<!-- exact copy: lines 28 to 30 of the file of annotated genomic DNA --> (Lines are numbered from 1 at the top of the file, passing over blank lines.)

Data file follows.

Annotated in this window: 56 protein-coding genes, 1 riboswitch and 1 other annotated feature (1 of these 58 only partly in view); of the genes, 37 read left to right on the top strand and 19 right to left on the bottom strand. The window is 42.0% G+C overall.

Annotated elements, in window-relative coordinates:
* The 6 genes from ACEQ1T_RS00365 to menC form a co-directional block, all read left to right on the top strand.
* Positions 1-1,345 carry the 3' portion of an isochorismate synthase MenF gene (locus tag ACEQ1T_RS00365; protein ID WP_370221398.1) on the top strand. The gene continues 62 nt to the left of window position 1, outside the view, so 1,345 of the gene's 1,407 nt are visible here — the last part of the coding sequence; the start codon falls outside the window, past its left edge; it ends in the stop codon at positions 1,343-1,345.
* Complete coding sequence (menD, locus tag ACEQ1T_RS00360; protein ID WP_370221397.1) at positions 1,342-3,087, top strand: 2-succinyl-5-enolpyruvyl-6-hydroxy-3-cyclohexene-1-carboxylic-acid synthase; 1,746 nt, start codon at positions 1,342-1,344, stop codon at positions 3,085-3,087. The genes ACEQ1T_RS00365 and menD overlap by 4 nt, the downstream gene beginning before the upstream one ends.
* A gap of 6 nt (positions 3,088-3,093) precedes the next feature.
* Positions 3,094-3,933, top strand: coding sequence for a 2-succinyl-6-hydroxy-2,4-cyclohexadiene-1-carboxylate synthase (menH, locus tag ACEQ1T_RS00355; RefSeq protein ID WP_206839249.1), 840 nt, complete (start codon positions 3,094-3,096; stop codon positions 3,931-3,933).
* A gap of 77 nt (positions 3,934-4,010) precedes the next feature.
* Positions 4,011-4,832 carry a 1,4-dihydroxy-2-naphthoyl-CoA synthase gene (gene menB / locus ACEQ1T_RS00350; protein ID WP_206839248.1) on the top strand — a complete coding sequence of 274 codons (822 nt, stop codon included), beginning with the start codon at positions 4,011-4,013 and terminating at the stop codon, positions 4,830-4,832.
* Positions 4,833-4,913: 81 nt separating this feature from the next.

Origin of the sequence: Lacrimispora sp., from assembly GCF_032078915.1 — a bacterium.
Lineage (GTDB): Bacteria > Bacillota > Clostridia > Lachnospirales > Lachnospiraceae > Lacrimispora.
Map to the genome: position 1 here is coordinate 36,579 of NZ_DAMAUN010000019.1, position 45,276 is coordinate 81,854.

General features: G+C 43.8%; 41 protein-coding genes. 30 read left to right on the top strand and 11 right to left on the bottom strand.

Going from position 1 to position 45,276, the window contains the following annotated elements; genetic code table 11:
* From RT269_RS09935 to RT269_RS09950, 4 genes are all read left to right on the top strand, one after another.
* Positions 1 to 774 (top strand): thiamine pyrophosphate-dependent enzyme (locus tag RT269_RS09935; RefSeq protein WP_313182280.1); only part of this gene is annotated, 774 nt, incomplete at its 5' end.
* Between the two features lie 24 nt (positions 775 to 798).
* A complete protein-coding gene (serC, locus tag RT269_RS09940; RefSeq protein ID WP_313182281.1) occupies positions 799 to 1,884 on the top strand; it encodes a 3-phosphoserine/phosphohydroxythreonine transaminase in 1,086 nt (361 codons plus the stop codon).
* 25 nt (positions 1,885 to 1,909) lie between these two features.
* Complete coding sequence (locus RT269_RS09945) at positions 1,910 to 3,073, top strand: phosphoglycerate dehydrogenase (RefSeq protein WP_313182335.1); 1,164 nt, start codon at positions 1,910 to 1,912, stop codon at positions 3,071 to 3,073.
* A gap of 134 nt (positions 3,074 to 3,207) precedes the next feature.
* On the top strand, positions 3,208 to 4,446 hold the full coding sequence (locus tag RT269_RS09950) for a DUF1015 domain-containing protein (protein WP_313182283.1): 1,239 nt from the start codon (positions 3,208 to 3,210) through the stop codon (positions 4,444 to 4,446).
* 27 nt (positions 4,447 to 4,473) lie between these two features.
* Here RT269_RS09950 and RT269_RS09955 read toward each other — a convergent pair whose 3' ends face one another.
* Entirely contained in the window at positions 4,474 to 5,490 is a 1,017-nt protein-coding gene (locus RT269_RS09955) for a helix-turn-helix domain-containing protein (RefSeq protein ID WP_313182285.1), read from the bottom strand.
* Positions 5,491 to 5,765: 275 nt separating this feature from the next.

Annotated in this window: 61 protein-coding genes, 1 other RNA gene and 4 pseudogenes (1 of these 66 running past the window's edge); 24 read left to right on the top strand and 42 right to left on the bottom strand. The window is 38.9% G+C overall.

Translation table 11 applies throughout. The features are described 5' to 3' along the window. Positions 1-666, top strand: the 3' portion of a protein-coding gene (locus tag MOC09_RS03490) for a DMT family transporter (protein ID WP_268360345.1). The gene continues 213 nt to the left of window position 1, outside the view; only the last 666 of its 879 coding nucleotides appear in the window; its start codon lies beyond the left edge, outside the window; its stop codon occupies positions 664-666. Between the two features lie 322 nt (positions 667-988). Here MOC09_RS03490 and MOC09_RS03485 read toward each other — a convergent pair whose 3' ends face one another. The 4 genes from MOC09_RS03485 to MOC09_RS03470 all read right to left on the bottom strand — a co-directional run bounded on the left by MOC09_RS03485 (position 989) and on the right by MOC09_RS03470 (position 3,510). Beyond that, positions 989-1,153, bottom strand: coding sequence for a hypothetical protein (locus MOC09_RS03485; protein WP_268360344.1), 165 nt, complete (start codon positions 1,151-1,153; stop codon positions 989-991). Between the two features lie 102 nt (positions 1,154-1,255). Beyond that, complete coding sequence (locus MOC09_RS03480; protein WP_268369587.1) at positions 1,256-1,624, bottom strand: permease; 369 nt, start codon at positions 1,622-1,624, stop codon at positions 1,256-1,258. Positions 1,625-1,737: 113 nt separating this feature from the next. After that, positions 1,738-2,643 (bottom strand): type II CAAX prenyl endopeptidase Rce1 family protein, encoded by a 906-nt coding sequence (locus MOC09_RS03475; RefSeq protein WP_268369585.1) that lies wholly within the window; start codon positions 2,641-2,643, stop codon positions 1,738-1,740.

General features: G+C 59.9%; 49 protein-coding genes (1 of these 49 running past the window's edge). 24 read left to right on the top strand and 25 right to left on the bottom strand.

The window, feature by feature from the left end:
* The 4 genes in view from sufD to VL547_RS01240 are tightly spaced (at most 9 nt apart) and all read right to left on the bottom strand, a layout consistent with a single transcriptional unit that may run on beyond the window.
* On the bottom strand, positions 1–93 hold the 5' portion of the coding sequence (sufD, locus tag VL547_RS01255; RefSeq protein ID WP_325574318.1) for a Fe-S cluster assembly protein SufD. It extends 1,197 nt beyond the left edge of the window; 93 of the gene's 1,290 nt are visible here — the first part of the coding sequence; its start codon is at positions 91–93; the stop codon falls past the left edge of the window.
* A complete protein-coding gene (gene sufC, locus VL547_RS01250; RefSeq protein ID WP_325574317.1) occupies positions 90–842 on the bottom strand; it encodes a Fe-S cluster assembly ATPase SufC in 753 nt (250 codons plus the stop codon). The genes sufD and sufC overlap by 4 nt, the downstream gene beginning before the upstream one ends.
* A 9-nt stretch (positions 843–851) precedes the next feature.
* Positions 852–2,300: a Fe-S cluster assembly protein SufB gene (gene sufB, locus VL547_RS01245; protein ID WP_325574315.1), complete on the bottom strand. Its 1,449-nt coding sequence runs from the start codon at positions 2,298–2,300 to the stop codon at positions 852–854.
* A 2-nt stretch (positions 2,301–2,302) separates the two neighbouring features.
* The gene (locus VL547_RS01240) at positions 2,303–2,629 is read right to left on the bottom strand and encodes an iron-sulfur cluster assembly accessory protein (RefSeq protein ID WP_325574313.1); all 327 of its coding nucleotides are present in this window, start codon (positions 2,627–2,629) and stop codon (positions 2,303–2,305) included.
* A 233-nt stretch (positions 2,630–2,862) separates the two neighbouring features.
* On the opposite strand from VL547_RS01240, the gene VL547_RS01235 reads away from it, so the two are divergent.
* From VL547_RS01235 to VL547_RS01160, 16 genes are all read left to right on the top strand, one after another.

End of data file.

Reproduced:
Annotated in this window: 61 protein-coding genes, 1 other RNA gene and 4 pseudogenes (1 of these 66 running past the window's edge); 24 read left to right on the top strand and 42 right to left on the bottom strand. The window is 38.9% G+C overall.

Translation table 11 applies throughout. The features are described 5' to 3' along the window. Positions 1-666, top strand: the 3' portion of a protein-coding gene (locus tag MOC09_RS03490) for a DMT family transporter (protein ID WP_268360345.1). The gene continues 213 nt to the left of window position 1, outside the view; only the last 666 of its 879 coding nucleotides appear in the window; its start codon lies beyond the left edge, outside the window; its stop codon occupies positions 664-666. Between the two features lie 322 nt (positions 667-988). Here MOC09_RS03490 and MOC09_RS03485 read toward each other — a convergent pair whose 3' ends face one another. The 4 genes from MOC09_RS03485 to MOC09_RS03470 all read right to left on the bottom strand — a co-directional run bounded on the left by MOC09_RS03485 (position 989) and on the right by MOC09_RS03470 (position 3,510). Beyond that, positions 989-1,153, bottom strand: coding sequence for a hypothetical protein (locus MOC09_RS03485; protein WP_268360344.1), 165 nt, complete (start codon positions 1,151-1,153; stop codon positions 989-991). Between the two features lie 102 nt (positions 1,154-1,255). Beyond that, complete coding sequence (locus MOC09_RS03480; protein WP_268369587.1) at positions 1,256-1,624, bottom strand: permease; 369 nt, start codon at positions 1,622-1,624, stop codon at positions 1,256-1,258. Positions 1,625-1,737: 113 nt separating this feature from the next. After that, positions 1,738-2,643 (bottom strand): type II CAAX prenyl endopeptidase Rce1 family protein, encoded by a 906-nt coding sequence (locus MOC09_RS03475; RefSeq protein WP_268369585.1) that lies wholly within the window; start codon positions 2,641-2,643, stop codon positions 1,738-1,740.

General features: G+C 59.9%; 49 protein-coding genes (1 of these 49 running past the window's edge). 24 read left to right on the top strand and 25 right to left on the bottom strand.